Atlanta added Texas A&M guard Acie Law with the No. 11 pick, making him the first senior selected.

"Freshmen are very, very talented," Law said. "I think in the draft, it's all about position and what a team needs, and you see some great, great players in this draft. I'm happy with the team that I went to and just happy to get to Atlanta and help turn that franchise around."

Thaddeus Young (Philadelphia, No. 12) and Javaris Crittenton (Los Angeles Lakers, No. 19) gave Georgia Tech two first-rounders. Sean Williams (No. 17, New Jersey) and Jared Dudley (No. 22, Charlotte) did the same for Boston College -- though Williams was kicked off the team last season for rules violations.

New Orleans chose athletic Kansas forward Julian Wright with the 13th pick and the L.A. Clippers took former Florida State star Al Thornton with the 14th pick.

The Pistons added Eastern Washington guard Rodney Stuckey with the 15th pick while the Wizards chose USC's Nick Young with the 16th pick.

Golden State chose Italy's Marco Belinelli, a shooting specialist, with the 18th pick.

Colorado State forward Jason Smith was picked 20th by the Miami Heat while the Sixers added Ohio State shooting guard Daequan Cook with the 21st pick.

The Heat and Sixers later swapped picks, as Smith went to Philadelphia in exchange for Cook, a 2009 second-round pick and cash considerations.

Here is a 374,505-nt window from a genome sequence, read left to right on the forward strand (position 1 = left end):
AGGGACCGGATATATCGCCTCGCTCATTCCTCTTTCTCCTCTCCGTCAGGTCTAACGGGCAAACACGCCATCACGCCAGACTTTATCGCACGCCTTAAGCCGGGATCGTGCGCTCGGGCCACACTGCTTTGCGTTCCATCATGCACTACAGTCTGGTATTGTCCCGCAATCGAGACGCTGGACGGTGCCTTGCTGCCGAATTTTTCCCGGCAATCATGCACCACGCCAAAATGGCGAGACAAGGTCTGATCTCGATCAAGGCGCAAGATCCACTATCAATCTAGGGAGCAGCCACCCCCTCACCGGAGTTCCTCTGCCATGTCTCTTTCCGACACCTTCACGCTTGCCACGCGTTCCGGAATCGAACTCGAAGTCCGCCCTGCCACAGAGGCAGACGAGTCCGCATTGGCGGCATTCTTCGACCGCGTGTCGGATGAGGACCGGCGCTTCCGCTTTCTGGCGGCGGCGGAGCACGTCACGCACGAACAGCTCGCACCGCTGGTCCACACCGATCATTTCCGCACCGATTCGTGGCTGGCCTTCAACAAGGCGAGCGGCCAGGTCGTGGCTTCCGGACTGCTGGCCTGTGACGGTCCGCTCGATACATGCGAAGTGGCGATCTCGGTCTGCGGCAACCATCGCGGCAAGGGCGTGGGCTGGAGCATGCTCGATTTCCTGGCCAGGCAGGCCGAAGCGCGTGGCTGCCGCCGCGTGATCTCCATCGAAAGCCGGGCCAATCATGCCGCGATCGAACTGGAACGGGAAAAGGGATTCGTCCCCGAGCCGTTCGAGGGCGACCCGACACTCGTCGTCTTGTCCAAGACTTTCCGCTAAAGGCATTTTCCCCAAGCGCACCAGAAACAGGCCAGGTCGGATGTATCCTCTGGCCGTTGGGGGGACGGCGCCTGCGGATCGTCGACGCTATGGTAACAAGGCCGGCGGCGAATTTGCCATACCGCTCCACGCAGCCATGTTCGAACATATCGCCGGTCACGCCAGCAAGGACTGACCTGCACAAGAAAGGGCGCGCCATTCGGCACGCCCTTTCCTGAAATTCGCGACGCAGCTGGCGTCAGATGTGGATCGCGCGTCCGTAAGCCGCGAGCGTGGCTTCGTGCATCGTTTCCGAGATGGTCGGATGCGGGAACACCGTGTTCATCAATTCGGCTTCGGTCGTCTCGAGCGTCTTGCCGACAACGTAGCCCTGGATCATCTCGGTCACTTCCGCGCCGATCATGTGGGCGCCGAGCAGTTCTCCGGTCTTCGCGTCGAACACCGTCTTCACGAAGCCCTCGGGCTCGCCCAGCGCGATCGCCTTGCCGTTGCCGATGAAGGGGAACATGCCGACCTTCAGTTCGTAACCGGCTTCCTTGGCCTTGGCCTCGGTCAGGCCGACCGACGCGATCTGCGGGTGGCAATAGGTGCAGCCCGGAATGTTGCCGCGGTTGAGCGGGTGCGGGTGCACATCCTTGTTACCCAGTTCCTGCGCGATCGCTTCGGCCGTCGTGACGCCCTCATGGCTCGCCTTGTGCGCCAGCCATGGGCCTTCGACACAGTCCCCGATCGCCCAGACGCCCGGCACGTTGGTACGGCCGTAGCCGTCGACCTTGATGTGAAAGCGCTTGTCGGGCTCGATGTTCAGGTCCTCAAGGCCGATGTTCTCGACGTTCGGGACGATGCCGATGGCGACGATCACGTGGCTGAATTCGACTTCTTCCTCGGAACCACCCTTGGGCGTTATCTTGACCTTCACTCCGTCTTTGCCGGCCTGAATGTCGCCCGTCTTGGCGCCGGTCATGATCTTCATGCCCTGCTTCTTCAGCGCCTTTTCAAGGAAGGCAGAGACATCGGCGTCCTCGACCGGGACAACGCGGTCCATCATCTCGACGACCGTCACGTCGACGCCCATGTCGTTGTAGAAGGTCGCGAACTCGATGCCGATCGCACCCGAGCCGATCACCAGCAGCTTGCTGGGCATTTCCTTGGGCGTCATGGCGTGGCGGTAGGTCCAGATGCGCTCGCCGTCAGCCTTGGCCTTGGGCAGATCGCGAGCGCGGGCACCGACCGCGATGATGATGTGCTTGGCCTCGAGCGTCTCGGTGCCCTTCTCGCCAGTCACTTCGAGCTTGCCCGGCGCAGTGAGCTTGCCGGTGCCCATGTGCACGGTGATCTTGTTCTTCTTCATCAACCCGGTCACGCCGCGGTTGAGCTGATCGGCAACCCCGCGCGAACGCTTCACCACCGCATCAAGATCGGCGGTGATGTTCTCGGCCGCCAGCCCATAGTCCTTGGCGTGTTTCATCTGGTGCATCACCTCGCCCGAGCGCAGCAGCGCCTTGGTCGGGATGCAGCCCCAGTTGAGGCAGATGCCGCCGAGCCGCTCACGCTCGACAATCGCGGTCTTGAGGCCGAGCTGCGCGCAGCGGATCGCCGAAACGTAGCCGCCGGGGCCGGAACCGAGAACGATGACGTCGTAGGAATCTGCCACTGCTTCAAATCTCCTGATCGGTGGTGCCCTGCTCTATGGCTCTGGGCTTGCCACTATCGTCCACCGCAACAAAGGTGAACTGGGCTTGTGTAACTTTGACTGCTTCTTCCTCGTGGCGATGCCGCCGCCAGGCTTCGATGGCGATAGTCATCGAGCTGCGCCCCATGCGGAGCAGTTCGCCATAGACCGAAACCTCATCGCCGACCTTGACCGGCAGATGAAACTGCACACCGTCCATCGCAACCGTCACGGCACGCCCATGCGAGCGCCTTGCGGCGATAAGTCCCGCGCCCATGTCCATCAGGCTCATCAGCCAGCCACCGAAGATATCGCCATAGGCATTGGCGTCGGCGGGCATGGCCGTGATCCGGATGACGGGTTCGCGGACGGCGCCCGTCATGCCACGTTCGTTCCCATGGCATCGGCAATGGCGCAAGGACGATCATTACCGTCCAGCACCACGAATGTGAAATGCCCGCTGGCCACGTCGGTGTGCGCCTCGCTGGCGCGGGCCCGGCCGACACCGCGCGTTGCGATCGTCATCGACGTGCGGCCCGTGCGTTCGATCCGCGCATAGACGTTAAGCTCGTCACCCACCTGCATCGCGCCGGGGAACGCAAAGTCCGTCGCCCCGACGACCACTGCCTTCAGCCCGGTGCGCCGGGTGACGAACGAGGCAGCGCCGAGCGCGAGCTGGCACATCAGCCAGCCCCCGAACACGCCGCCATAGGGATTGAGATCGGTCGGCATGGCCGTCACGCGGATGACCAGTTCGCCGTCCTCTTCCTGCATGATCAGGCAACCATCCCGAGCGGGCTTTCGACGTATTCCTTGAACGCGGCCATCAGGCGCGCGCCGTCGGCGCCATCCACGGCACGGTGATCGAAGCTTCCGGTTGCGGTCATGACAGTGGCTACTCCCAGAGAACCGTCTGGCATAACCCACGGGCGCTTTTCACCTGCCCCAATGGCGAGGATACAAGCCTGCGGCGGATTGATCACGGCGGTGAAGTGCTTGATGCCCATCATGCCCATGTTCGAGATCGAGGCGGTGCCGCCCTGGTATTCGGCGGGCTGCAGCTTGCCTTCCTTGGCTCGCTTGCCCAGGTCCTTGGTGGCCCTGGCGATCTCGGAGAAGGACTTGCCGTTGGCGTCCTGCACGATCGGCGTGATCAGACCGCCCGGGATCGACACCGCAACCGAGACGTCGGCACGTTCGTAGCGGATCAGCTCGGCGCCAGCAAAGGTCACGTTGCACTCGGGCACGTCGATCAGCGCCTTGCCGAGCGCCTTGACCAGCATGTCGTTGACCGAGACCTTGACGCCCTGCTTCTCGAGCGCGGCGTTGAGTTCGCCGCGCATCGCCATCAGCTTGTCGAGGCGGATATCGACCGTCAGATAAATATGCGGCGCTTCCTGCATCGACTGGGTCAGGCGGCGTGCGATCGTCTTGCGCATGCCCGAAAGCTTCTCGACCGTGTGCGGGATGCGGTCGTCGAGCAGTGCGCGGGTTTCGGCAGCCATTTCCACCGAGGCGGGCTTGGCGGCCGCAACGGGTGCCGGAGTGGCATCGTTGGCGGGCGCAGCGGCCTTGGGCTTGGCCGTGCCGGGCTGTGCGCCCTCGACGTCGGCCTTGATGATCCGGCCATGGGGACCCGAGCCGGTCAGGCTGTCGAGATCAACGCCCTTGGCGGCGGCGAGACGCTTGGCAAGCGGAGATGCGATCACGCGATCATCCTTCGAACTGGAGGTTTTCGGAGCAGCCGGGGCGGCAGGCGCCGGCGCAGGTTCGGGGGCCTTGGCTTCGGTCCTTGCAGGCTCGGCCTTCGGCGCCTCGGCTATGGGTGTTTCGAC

The Knicks added small forward Wilson Chandler of DePaul with the 23rd pick.

ESPN's Ric Bucher reports the Suns agreed to trade the rights to their No. 24 pick (Rudy Fernandez) to Portland in exchange for cash.

The Utah Jazz selected Rice's Morris Almond with the 25th pick to address their need for a 3-point shooter.

Oregon guard Aaron Brooks was chosen by the Rockets with the 26th pick. Houston acquired Mike James in an off-season trade that sent Juwan Howard to Minnesota in an effort to shore up their point guard play.

UCLA's Arron Afflalo was the 27th pick by Detroit. Brazillian power forward Tiago Splitter joined the defending NBA champion San Antonio Spurs as the 28th pick.

Phoenix chose Alando Tucker, of Wisconsin, with the 29th pick and the Sixers closed out the first round of the draft by choosing Finland's Petteri Koponen with the 30th pick.

The Sixers then agreed to trade Koponen to Portland in exchange for the 42nd pick in the 2007 draft and cash considerations.

Among the notable players chosen in the second round:

•  Gabe Pruitt, who led USC with 47 steals last season, was chosen 32nd by the Celtics.

•  The SEC made its mark as Davis, Davidson, Richard, Vanderbilt's Derrick Byars (No. 42, Philadelphia) and Green were second-round draftees.

•  Nick Fazekas, the three-time WAC Player of the Year, was chosen 34th by the Mavericks. His teammate, Ramon Sessions, went 56th overall to the Bucks.

•  Duke forward Josh McRoberts was the 37th overall pick by Portland.

•  The Bulls chose Marc Gasol, the brother of Grizzlies forward Pau Gasol, with the 48th pick. Chicago selected ex-Pittsburgh standout Aaron Gray with the 49th pick and Oklahoma State's JamesOn Curry with the 51st pick.

•  Maryland's D.J. Strawberry, son of former MLB player Darryl Strawberry, was selected 59th by Phoenix.

Information from The Associated Press was used in this report.